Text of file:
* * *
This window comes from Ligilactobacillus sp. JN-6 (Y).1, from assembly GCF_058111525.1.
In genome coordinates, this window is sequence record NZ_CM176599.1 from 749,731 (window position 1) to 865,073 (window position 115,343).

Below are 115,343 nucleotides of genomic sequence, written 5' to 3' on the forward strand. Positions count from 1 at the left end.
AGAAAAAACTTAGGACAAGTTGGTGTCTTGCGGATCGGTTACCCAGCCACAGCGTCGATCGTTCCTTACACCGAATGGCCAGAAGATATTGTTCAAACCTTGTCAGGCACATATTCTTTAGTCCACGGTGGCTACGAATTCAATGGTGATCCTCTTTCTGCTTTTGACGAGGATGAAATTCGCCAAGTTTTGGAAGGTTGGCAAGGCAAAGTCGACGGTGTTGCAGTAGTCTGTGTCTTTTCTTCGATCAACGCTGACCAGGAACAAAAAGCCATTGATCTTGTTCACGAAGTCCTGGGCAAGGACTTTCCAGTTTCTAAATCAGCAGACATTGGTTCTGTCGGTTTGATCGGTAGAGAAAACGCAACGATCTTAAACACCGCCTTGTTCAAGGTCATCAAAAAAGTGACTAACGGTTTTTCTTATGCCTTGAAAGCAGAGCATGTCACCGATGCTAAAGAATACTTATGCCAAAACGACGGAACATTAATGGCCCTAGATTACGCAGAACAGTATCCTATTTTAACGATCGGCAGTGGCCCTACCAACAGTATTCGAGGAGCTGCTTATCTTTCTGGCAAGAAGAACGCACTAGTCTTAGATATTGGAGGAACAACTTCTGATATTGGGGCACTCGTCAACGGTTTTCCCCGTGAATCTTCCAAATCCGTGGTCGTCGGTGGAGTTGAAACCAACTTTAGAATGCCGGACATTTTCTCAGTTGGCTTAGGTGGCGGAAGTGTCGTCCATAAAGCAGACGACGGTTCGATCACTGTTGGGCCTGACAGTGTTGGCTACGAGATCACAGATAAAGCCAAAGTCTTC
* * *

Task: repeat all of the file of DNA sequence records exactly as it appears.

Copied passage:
This window comes from Ligilactobacillus sp. JN-6 (Y).1, from assembly GCF_058111525.1.
In genome coordinates, this window is sequence record NZ_CM176599.1 from 749,731 (window position 1) to 865,073 (window position 115,343).

Below are 115,343 nucleotides of genomic sequence, written 5' to 3' on the forward strand. Positions count from 1 at the left end.
AGAAAAAACTTAGGACAAGTTGGTGTCTTGCGGATCGGTTACCCAGCCACAGCGTCGATCGTTCCTTACACCGAATGGCCAGAAGATATTGTTCAAACCTTGTCAGGCACATATTCTTTAGTCCACGGTGGCTACGAATTCAATGGTGATCCTCTTTCTGCTTTTGACGAGGATGAAATTCGCCAAGTTTTGGAAGGTTGGCAAGGCAAAGTCGACGGTGTTGCAGTAGTCTGTGTCTTTTCTTCGATCAACGCTGACCAGGAACAAAAAGCCATTGATCTTGTTCACGAAGTCCTGGGCAAGGACTTTCCAGTTTCTAAATCAGCAGACATTGGTTCTGTCGGTTTGATCGGTAGAGAAAACGCAACGATCTTAAACACCGCCTTGTTCAAGGTCATCAAAAAAGTGACTAACGGTTTTTCTTATGCCTTGAAAGCAGAGCATGTCACCGATGCTAAAGAATACTTATGCCAAAACGACGGAACATTAATGGCCCTAGATTACGCAGAACAGTATCCTATTTTAACGATCGGCAGTGGCCCTACCAACAGTATTCGAGGAGCTGCTTATCTTTCTGGCAAGAAGAACGCACTAGTCTTAGATATTGGAGGAACAACTTCTGATATTGGGGCACTCGTCAACGGTTTTCCCCGTGAATCTTCCAAATCCGTGGTCGTCGGTGGAGTTGAAACCAACTTTAGAATGCCGGACATTTTCTCAGTTGGCTTAGGTGGCGGAAGTGTCGTCCATAAAGCAGACGACGGTTCGATCACTGTTGGGCCTGACAGTGTTGGCTACGAGATCACAGATAAAGCCAAAGTCTTC